MINI Coupe Review (2012)

MINI Coupe (Side View) (2012)
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MINI Coupe Review

MINI Coupe ReviewMINI Coupe Road Test

MINIs are legendary for their handling so we were interested to see if the Coupe would match our expectations.

Ride and Handling

MINIs are legendary for their handling so we were interested to see if the Coupe would match our expectations.

The Coupe sits lower than the Hatch and this is noticeable in the handling stakes, there seems less body roll and it is more engaging than the Hatch. The electric power steering is excellent and we seemed to be able to attack even the most demanding corners with some vigour, especially through our favourite Devon ‘B’ roads. There is a sport button which ups the engine response to react quicker to throttle inputs and makes the steering more direct and it does makes difference to the smile factor.

The Coupe has an integrated spoiler at the rear of the roof which deploys automatically when the car reaches 50mph and drops down again at 40mph – it can be operated manually via a button in the overhead control panel. MINI tell us that it helps to reduce lift at the rear axle to improve aerodynamic balance and road grip we are not too sure that you would notice at road legal speeds if it did not have it.

Our test Coupe had run flat 205/45 profile tyres fitted on 17” black Conical Spoke alloy wheels, a lot of the media have commented that they do not like the ride quality but we found it perfectly enjoyable, preferring to be in touch with the road, although we will concede that the ride is on the hard side and a little fidgety on poor road surfaces.

Ease of Use

Being a two coupe the doors open wide, nearly to 90 degrees, so getting in and out is easy – even with the lower roof line.

It was easy to get into the ideal driving position but we have a hatred of lever controlled seat reclines, always finding it hard to find the ideal position. This is not ideal if you swap seats with people on a regular basis. We found the no-cost optional sports seat supportive and comfortable.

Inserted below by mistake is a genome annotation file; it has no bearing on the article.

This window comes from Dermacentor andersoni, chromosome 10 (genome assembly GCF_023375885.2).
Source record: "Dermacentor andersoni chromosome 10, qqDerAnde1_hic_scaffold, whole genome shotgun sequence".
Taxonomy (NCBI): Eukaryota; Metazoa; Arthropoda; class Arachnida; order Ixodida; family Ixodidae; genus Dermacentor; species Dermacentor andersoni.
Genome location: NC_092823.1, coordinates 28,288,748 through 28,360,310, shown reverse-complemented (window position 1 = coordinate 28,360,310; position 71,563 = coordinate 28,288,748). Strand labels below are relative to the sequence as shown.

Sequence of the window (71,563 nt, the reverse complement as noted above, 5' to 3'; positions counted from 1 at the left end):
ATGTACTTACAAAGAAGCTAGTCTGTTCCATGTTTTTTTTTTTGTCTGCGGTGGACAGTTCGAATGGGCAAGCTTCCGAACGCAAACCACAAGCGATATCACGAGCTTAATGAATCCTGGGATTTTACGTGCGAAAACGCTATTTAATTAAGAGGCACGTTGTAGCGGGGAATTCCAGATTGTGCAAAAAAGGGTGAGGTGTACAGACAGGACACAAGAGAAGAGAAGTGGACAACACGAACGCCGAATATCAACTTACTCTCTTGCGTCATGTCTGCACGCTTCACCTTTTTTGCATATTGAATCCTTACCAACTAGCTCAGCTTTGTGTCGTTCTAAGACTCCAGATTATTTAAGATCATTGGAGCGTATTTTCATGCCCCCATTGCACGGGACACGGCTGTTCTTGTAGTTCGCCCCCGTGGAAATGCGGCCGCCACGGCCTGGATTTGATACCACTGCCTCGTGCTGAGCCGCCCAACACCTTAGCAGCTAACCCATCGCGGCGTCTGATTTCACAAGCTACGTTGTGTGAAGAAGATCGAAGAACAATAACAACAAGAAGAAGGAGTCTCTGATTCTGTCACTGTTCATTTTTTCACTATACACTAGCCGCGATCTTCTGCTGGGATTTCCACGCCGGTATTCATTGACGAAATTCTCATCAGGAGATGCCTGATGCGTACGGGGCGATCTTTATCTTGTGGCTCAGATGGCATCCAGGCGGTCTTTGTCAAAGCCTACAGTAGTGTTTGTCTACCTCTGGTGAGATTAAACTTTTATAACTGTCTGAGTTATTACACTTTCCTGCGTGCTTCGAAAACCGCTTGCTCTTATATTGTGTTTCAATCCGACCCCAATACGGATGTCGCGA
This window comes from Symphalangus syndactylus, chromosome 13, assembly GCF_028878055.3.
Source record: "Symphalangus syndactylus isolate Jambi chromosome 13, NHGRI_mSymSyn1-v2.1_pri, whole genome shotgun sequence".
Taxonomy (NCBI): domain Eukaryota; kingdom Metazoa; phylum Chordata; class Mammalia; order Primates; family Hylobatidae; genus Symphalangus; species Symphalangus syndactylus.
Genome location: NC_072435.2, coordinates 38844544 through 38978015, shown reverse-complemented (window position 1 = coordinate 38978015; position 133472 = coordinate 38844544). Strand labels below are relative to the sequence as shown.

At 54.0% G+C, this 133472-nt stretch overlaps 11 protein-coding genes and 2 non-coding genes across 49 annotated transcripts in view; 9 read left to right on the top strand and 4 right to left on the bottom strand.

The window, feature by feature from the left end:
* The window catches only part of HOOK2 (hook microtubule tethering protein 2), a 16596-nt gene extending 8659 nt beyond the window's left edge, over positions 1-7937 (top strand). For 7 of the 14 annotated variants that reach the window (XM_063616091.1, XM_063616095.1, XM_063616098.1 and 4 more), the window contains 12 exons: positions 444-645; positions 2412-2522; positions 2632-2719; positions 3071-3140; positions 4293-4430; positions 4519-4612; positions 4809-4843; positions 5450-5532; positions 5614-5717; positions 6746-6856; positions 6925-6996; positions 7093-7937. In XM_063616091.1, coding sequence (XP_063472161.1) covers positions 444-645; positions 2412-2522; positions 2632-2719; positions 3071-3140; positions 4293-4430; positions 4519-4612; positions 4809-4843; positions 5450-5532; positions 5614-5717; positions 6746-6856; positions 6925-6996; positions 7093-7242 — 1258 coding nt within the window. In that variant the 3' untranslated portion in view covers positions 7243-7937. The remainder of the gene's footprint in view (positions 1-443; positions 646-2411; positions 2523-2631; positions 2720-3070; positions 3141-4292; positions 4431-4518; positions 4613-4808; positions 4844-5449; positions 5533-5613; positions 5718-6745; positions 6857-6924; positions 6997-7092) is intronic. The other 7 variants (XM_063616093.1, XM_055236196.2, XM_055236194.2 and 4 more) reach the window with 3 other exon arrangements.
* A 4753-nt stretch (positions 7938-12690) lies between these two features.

There is surprisingly good shoulder and leg-room – the head-room is accommodating for all but the tallest, although MINI have had to make compromises with the roofline.

All round forward/side vision is good but some people might moan about the rear vision, especially when the boot spoiler rises, although the door mirrors do give a good indication of what is behind you.

We found that when parking the over the shoulder vision was particularly good – the SD Coupe does have (PDC) rear parking sensors, with a visual and audio indicator of the distance from objects behind.

There is a starting button but you have to insert the key into a dashboard slot, wouldn’t it be easier to make it totally keyless.

The switchgear is mini-malist which means in our opinion that it is a little hard to find and use the toggle switches – yes we know it is in keeping with the MINI sprit and you do get used to their location. The iDrive interface for the navigation and multi-media system has a clear menu structure and it is intuitive to use. With the media package fitted the central circular speedo it is a little hard to read the speed but fortunately the speed is digitally replicated on the rev counter info pod in front of the driver.

The MINI SD Coupe has a foot print of (l)3734mm x (w)1683mm exc. door mirrors – with a height of (h)1384mm which compares to the MINI SD Hatch which is (l)3729mm x (w)1683mm x (h)1407mm.

The boot is more spacious than you would expect - accommodating 280 litres of luggage, which is bigger than the Clubman with the seats up, although it is smaller than the competition. Plus there is a Ski hatch – so you can fit in those long things from the DIY store and there is a 12v socket in the boot. There is a relatively large glove compartment and there is even a useful secret glove compartment that we did not discover at first. There is also space behind the front seats, so that you can fit soft bags behind them.

MINI Coupe ReviewMINI Coupe Road Test

The information contained within this MINI Coupe review may have changed since publication on the 4 April 2012. The actual model road tested may feature options and functionality specific to that model, which may not be available as on option or be fitted to other models in the range. Options may not be available on UK specification cars. You may wish to check with your local MINI dealer, before making a purchasing decision. E.&.O.E. You may NOT reproduce this car review in full or part, in any format without our written permission. carpages.co.uk © 2017